Thankfully, electrolytes are a tightly-controlled substance in your body with mechanisms in place to keep levels perfect.  Provide your body with electrolytes daily, and it’ll figure out what to do.  While you don’t want to take excessive amounts, your body should help you excrete extra sodium, potassium, and magnesium into your urine if you’ve taken too much.

For best results, take daily, or even twice a day, rather than one big hit of electrolytes all at once.

SOURCES OF SODIUM:

Sea salt!  It’s relatively easy to salt your food to taste and get enough sodium- just don’t skimp on the salt!

Salt requirements for people in ketosis also goes up, with 3000-5000 mg of sodium recommended to support this different way of metabolism.

SOURCES OF POTASSIUM:

Potassium is used more by people in ketosis (either fasting, or on the ketogenic diet) due to how our bodies metabolize fat.  Recommended amounts are 3,000 mg for those in ketosis.

* People who have a history of, or suspected, kidney problems should be monitored by a physician before and during potassium supplementation and the ketogenic diet.  I normally have a ‘DIY’ approach to health, but there are some times that outside monitoring is really important, and this is one of them.

Lite-Salt or potassium chloride (salt sub), mixed with sea salt.  This is how most people who are doing extended fasts and starting a ketogenic diet make sure they are getting enough potassium.

Spinach and avocados both contain a lot of potassium, but in order to meet your daily needs, you would need to eat 4 cups of spinach, or 5 avocados.  This might be doable if you’re having a big salad, but most people are going to struggle to get this much, which is why supplementation may be useful.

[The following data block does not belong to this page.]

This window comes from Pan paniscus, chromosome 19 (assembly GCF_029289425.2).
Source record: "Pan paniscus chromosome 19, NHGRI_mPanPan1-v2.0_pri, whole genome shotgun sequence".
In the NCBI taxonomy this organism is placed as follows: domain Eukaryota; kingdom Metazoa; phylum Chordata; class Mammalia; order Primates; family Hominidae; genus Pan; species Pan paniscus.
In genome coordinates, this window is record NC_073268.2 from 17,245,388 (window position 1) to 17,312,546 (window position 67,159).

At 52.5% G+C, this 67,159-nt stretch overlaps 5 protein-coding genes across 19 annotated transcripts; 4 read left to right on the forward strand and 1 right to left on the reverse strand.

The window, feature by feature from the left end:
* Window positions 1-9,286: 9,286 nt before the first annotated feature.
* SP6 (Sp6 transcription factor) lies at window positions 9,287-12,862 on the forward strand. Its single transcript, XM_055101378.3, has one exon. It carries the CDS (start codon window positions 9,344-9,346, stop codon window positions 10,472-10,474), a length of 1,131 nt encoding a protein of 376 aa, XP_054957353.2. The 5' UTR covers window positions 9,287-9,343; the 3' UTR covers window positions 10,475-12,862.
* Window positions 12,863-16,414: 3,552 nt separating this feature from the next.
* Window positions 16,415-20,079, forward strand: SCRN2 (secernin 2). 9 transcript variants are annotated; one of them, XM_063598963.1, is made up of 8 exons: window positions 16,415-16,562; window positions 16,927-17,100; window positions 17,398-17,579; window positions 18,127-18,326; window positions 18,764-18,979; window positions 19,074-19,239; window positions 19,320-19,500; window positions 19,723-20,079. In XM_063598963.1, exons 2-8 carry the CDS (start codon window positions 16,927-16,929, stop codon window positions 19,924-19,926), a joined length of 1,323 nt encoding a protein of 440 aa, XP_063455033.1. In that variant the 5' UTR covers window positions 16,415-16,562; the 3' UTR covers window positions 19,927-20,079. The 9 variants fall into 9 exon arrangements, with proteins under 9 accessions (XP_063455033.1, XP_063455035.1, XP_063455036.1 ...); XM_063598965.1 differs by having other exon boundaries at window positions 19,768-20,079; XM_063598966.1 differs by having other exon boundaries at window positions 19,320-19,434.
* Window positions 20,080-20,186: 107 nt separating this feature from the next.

Fun fact: Both spinach and avocado contain more potassium than the banana, despite the yellow fruit’s reputation!

SOURCES OF MAGNESIUM:

Magnesium is also super important in your body, especially for sleep and hormone balancing. If you’re having trouble sleeping on Keto, magnesium might be the problem.

Magnesium is naturally found spinach, almonds, and avocados, among other foods. Like potassium, it’s just the quantity that can be the problem.  3 cups of spinach is needed to meet your daily magnesium needs, or 6 avocados.

For this reason, many people on ketogenic diets choose to supplement.  320 mg/day is recommended for women, 420 mg/day for men (source)

Supplements – I take this kindepsom salt in the bath works as well.

WATER:

You know this, your body needs water!

Water is used to transport the above electrolytes around as well, so if your intake is good but you still feel headachy, swollen, bloated, or don’t have the energy that you would like, chug a big glass of water or two, wait 10 minutes, and see how you feel.

GETTING THE CORRECT AMOUNT OF ELECTROLYTES CAN HELP YOU TO:

Decrease or even eliminate headaches.
Transition to low-carb eating easier.
Maintain strength and energy.
Get more restful sleep and fall asleep easier.

 

Go back to a different section:

Why is keto so great for weight loss?
What does ‘keto’ mean?
What can you eat on keto?
How fast will I lose weight on keto?
Can I do keto part time or cheat?
Why don’t I feel good on keto? (Electrolytes)
(take me back to the top of the page)

References: